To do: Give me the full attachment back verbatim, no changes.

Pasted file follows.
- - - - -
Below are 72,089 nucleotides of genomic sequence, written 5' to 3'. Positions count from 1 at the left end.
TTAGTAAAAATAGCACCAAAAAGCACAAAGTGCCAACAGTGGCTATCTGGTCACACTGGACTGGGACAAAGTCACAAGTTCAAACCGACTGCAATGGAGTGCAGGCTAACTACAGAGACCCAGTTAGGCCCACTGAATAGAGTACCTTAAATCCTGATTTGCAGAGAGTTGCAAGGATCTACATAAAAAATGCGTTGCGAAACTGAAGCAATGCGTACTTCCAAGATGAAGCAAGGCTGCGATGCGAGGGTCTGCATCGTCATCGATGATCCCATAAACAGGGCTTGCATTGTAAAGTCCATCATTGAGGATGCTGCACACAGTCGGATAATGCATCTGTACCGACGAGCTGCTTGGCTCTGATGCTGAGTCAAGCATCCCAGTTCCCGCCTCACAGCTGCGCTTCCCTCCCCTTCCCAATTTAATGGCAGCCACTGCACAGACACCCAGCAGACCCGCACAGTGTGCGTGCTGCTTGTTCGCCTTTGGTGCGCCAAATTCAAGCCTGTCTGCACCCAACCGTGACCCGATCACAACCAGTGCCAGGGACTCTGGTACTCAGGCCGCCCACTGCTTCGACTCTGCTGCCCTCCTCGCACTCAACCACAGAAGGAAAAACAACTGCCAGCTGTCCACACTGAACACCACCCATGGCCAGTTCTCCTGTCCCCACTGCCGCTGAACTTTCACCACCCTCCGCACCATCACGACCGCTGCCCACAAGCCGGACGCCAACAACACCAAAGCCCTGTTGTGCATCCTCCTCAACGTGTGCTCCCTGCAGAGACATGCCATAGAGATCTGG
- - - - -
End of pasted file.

Below are 72,089 nucleotides of genomic sequence, written 5' to 3'. Positions count from 1 at the left end.
TTAGTAAAAATAGCACCAAAAAGCACAAAGTGCCAACAGTGGCTATCTGGTCACACTGGACTGGGACAAAGTCACAAGTTCAAACCGACTGCAATGGAGTGCAGGCTAACTACAGAGACCCAGTTAGGCCCACTGAATAGAGTACCTTAAATCCTGATTTGCAGAGAGTTGCAAGGATCTACATAAAAAATGCGTTGCGAAACTGAAGCAATGCGTACTTCCAAGATGAAGCAAGGCTGCGATGCGAGGGTCTGCATCGTCATCGATGATCCCATAAACAGGGCTTGCATTGTAAAGTCCATCATTGAGGATGCTGCACACAGTCGGATAATGCATCTGTACCGACGAGCTGCTTGGCTCTGATGCTGAGTCAAGCATCCCAGTTCCCGCCTCACAGCTGCGCTTCCCTCCCCTTCCCAATTTAATGGCAGCCACTGCACAGACACCCAGCAGACCCGCACAGTGTGCGTGCTGCTTGTTCGCCTTTGGTGCGCCAAATTCAAGCCTGTCTGCACCCAACCGTGACCCGATCACAACCAGTGCCAGGGACTCTGGTACTCAGGCCGCCCACTGCTTCGACTCTGCTGCCCTCCTCGCACTCAACCACAGAAGGAAAAACAACTGCCAGCTGTCCACACTGAACACCACCCATGGCCAGTTCTCCTGTCCCCACTGCCGCTGAACTTTCACCACCCTCCGCACCATCACGACCGCTGCCCACAAGCCGGACGCCAACAACACCAAAGCCCTGTTGTGCATCCTCCTCAACGTGTGCTCCCTGCAGAGACATGCCATAGAGATCTGG